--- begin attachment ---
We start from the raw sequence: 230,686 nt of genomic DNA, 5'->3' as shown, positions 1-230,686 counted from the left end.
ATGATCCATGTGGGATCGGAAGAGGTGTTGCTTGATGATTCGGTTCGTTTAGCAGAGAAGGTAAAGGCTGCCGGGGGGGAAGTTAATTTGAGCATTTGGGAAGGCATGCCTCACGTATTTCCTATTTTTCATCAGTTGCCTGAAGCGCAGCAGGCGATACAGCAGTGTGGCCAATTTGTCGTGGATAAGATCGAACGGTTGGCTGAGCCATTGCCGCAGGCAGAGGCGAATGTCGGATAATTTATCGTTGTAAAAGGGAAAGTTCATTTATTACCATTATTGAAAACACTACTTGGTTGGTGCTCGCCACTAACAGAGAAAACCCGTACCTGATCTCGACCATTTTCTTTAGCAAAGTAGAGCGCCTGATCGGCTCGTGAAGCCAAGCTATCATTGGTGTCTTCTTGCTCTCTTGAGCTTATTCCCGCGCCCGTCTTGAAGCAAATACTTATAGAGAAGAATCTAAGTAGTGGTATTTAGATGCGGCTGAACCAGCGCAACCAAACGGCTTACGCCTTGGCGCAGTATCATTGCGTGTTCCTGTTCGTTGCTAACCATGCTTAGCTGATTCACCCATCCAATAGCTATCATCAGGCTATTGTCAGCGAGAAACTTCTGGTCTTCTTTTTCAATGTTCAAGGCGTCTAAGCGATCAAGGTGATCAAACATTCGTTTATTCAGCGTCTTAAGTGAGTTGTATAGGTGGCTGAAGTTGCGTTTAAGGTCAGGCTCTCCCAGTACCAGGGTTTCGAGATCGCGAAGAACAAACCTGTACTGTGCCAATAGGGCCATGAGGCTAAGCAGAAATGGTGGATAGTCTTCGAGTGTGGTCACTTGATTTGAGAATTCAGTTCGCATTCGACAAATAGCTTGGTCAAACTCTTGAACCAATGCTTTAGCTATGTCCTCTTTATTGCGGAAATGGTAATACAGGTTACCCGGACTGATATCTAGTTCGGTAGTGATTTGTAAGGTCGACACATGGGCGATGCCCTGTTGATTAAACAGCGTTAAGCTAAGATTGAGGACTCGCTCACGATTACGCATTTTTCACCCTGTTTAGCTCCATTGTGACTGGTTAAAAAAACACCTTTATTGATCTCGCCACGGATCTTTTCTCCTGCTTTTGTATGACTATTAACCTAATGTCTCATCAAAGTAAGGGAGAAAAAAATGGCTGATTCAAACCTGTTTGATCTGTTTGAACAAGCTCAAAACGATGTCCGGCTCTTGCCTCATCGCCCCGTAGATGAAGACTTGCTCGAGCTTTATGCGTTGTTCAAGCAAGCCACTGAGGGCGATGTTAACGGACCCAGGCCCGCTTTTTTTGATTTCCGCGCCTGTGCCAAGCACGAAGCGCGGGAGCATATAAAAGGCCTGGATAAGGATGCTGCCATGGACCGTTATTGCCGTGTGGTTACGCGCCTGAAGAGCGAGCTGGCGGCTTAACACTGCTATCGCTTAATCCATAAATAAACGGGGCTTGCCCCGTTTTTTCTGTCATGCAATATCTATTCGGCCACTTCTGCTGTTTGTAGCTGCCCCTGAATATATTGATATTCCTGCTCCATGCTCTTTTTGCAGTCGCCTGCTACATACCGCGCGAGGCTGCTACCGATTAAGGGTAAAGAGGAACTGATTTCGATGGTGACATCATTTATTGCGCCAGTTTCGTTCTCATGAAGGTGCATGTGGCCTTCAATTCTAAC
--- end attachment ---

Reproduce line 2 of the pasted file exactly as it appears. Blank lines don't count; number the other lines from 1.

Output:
ATGATCCATGTGGGATCGGAAGAGGTGTTGCTTGATGATTCGGTTCGTTTAGCAGAGAAGGTAAAGGCTGCCGGGGGGGAAGTTAATTTGAGCATTTGGGAAGGCATGCCTCACGTATTTCCTATTTTTCATCAGTTGCCTGAAGCGCAGCAGGCGATACAGCAGTGTGGCCAATTTGTCGTGGATAAGATCGAACGGTTGGCTGAGCCATTGCCGCAGGCAGAGGCGAATGTCGGATAATTTATCGTTGTAAAAGGGAAAGTTCATTTATTACCATTATTGAAAACACTACTTGGTTGGTGCTCGCCACTAACAGAGAAAACCCGTACCTGATCTCGACCATTTTCTTTAGCAAAGTAGAGCGCCTGATCGGCTCGTGAAGCCAAGCTATCATTGGTGTCTTCTTGCTCTCTTGAGCTTATTCCCGCGCCCGTCTTGAAGCAAATACTTATAGAGAAGAATCTAAGTAGTGGTATTTAGATGCGGCTGAACCAGCGCAACCAAACGGCTTACGCCTTGGCGCAGTATCATTGCGTGTTCCTGTTCGTTGCTAACCATGCTTAGCTGATTCACCCATCCAATAGCTATCATCAGGCTATTGTCAGCGAGAAACTTCTGGTCTTCTTTTTCAATGTTCAAGGCGTCTAAGCGATCAAGGTGATCAAACATTCGTTTATTCAGCGTCTTAAGTGAGTTGTATAGGTGGCTGAAGTTGCGTTTAAGGTCAGGCTCTCCCAGTACCAGGGTTTCGAGATCGCGAAGAACAAACCTGTACTGTGCCAATAGGGCCATGAGGCTAAGCAGAAATGGTGGATAGTCTTCGAGTGTGGTCACTTGATTTGAGAATTCAGTTCGCATTCGACAAATAGCTTGGTCAAACTCTTGAACCAATGCTTTAGCTATGTCCTCTTTATTGCGGAAATGGTAATACAGGTTACCCGGACTGATATCTAGTTCGGTAGTGATTTGTAAGGTCGACACATGGGCGATGCCCTGTTGATTAAACAGCGTTAAGCTAAGATTGAGGACTCGCTCACGATTACGCATTTTTCACCCTGTTTAGCTCCATTGTGACTGGTTAAAAAAACACCTTTATTGATCTCGCCACGGATCTTTTCTCCTGCTTTTGTATGACTATTAACCTAATGTCTCATCAAAGTAAGGGAGAAAAAAATGGCTGATTCAAACCTGTTTGATCTGTTTGAACAAGCTCAAAACGATGTCCGGCTCTTGCCTCATCGCCCCGTAGATGAAGACTTGCTCGAGCTTTATGCGTTGTTCAAGCAAGCCACTGAGGGCGATGTTAACGGACCCAGGCCCGCTTTTTTTGATTTCCGCGCCTGTGCCAAGCACGAAGCGCGGGAGCATATAAAAGGCCTGGATAAGGATGCTGCCATGGACCGTTATTGCCGTGTGGTTACGCGCCTGAAGAGCGAGCTGGCGGCTTAACACTGCTATCGCTTAATCCATAAATAAACGGGGCTTGCCCCGTTTTTTCTGTCATGCAATATCTATTCGGCCACTTCTGCTGTTTGTAGCTGCCCCTGAATATATTGATATTCCTGCTCCATGCTCTTTTTGCAGTCGCCTGCTACATACCGCGCGAGGCTGCTACCGATTAAGGGTAAAGAGGAACTGATTTCGATGGTGACATCATTTATTGCGCCAGTTTCGTTCTCATGAAGGTGCATGTGGCCTTCAATTCTAAC